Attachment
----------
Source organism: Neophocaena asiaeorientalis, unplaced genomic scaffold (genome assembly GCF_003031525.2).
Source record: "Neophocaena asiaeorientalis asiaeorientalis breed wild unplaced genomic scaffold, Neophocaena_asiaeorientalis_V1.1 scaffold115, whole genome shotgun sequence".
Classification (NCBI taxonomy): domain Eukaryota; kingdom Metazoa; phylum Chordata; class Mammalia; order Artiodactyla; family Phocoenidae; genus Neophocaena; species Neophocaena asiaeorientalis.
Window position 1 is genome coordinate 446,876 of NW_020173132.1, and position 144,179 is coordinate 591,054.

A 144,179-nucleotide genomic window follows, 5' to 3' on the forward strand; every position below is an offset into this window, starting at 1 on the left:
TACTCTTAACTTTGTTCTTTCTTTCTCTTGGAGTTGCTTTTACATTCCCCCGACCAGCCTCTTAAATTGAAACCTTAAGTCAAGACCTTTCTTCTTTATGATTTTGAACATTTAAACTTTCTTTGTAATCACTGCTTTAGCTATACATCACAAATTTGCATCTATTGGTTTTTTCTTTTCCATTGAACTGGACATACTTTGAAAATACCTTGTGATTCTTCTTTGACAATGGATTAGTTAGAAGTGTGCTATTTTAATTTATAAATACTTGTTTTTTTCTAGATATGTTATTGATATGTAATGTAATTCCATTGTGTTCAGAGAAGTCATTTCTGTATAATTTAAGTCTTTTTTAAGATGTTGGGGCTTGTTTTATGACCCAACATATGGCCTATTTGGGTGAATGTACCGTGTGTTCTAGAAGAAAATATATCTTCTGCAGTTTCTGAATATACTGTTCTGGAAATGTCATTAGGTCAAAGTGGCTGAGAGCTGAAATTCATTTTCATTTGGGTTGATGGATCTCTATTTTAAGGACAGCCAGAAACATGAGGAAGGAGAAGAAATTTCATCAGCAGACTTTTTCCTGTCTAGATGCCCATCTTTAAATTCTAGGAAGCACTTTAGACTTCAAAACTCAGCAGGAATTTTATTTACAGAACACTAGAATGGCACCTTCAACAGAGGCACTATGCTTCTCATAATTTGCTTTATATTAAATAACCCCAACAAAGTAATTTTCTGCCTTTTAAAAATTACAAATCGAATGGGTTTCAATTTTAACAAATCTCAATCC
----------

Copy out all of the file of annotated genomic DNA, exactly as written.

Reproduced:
Source organism: Neophocaena asiaeorientalis, unplaced genomic scaffold (genome assembly GCF_003031525.2).
Source record: "Neophocaena asiaeorientalis asiaeorientalis breed wild unplaced genomic scaffold, Neophocaena_asiaeorientalis_V1.1 scaffold115, whole genome shotgun sequence".
Classification (NCBI taxonomy): domain Eukaryota; kingdom Metazoa; phylum Chordata; class Mammalia; order Artiodactyla; family Phocoenidae; genus Neophocaena; species Neophocaena asiaeorientalis.
Window position 1 is genome coordinate 446,876 of NW_020173132.1, and position 144,179 is coordinate 591,054.

A 144,179-nucleotide genomic window follows, 5' to 3' on the forward strand; every position below is an offset into this window, starting at 1 on the left:
TACTCTTAACTTTGTTCTTTCTTTCTCTTGGAGTTGCTTTTACATTCCCCCGACCAGCCTCTTAAATTGAAACCTTAAGTCAAGACCTTTCTTCTTTATGATTTTGAACATTTAAACTTTCTTTGTAATCACTGCTTTAGCTATACATCACAAATTTGCATCTATTGGTTTTTTCTTTTCCATTGAACTGGACATACTTTGAAAATACCTTGTGATTCTTCTTTGACAATGGATTAGTTAGAAGTGTGCTATTTTAATTTATAAATACTTGTTTTTTTCTAGATATGTTATTGATATGTAATGTAATTCCATTGTGTTCAGAGAAGTCATTTCTGTATAATTTAAGTCTTTTTTAAGATGTTGGGGCTTGTTTTATGACCCAACATATGGCCTATTTGGGTGAATGTACCGTGTGTTCTAGAAGAAAATATATCTTCTGCAGTTTCTGAATATACTGTTCTGGAAATGTCATTAGGTCAAAGTGGCTGAGAGCTGAAATTCATTTTCATTTGGGTTGATGGATCTCTATTTTAAGGACAGCCAGAAACATGAGGAAGGAGAAGAAATTTCATCAGCAGACTTTTTCCTGTCTAGATGCCCATCTTTAAATTCTAGGAAGCACTTTAGACTTCAAAACTCAGCAGGAATTTTATTTACAGAACACTAGAATGGCACCTTCAACAGAGGCACTATGCTTCTCATAATTTGCTTTATATTAAATAACCCCAACAAAGTAATTTTCTGCCTTTTAAAAATTACAAATCGAATGGGTTTCAATTTTAACAAATCTCAATCC